• Report this Comment On May 11, 2011, at 8:57 PM, TMFKopp wrote:

    @truthisntstupid

    With enough patience, you eventually may have an effective negative starting price. Then you can have some interesting calcs determining the return of your next dividend on your negative effective starting price :)

    Matt

  • Report this Comment On May 11, 2011, at 9:23 PM, TMFKopp wrote:

    @truth

    Yeah, I guess I was thinking more about real life... though I'd be very impressed if you hung onto your CAPS picks long enough to get to zero! (or theoretically so at least...)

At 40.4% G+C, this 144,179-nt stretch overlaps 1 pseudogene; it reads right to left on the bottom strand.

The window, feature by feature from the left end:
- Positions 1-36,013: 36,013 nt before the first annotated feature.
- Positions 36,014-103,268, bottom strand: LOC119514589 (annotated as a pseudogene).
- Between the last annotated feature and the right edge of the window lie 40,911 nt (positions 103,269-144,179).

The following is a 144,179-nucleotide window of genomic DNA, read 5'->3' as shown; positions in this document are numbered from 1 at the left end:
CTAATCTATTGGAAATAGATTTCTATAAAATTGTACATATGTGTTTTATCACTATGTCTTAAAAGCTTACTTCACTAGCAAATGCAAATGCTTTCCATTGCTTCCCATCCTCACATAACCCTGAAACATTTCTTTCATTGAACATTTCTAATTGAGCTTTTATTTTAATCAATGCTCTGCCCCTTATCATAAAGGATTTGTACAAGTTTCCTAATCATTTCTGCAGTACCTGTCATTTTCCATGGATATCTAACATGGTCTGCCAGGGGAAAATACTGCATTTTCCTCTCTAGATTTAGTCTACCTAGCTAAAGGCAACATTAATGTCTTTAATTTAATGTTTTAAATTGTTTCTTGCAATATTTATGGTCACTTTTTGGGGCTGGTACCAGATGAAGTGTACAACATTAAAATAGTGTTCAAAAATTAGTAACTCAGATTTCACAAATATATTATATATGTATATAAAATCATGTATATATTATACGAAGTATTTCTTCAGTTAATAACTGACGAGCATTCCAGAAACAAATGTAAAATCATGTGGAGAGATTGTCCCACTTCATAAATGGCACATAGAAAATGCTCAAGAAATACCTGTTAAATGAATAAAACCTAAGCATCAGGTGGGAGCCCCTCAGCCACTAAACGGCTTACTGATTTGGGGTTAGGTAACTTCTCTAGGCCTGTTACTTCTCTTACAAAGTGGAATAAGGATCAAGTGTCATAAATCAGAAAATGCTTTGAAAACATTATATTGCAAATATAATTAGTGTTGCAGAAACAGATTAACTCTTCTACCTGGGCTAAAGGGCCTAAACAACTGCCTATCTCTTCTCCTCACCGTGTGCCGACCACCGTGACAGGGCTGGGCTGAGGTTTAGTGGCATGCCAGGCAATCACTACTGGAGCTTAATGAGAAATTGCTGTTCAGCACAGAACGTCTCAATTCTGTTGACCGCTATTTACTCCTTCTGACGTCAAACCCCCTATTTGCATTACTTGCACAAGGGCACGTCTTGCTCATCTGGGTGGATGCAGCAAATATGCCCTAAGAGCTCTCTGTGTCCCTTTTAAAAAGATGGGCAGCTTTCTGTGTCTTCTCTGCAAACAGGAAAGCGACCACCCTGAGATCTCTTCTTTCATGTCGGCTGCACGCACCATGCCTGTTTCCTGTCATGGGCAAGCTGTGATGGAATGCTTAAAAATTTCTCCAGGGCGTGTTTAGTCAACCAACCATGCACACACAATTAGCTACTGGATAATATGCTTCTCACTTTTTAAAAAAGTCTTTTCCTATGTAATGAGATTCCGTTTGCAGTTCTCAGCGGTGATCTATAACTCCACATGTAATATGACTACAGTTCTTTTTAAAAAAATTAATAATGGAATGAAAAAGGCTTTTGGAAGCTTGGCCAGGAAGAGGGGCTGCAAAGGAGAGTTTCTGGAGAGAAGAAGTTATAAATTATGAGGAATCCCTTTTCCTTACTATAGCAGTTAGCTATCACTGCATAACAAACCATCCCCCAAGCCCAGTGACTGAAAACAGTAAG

Matt

  • Report this Comment On May 11, 2011, at 9:31 PM, HarryCaraysGhost wrote:

    Hi Truth,

    Thanks I always wondered how Divis were calculated on Caps. I wanted you to take a look at a profile that is divi heavy, I'm content to let it ride for the long haul and think it should do well.

    This is close to what my port would look like if I had a million dolars . Maybe a few more MLP's in real life.

    Ok cat's out of the bag I'm Scruffy.

    Type in sruffy4life under find players, and yes this is another Futurama referance.

    Cheers,

    Harry.

  • Report this Comment On May 11, 2011, at 10:18 PM, portefeuille wrote:

    2 correction factors make sense.

    --------------

    price goes from a to the theoretical "ex-dividend price" a - d, so it is multiplied by (a - d)/a = 1 - d/a =: cf1. multiplying the starting price with the same factor ensures that the performance is "continuous at the ex-dividend date".

    --------------

    --------------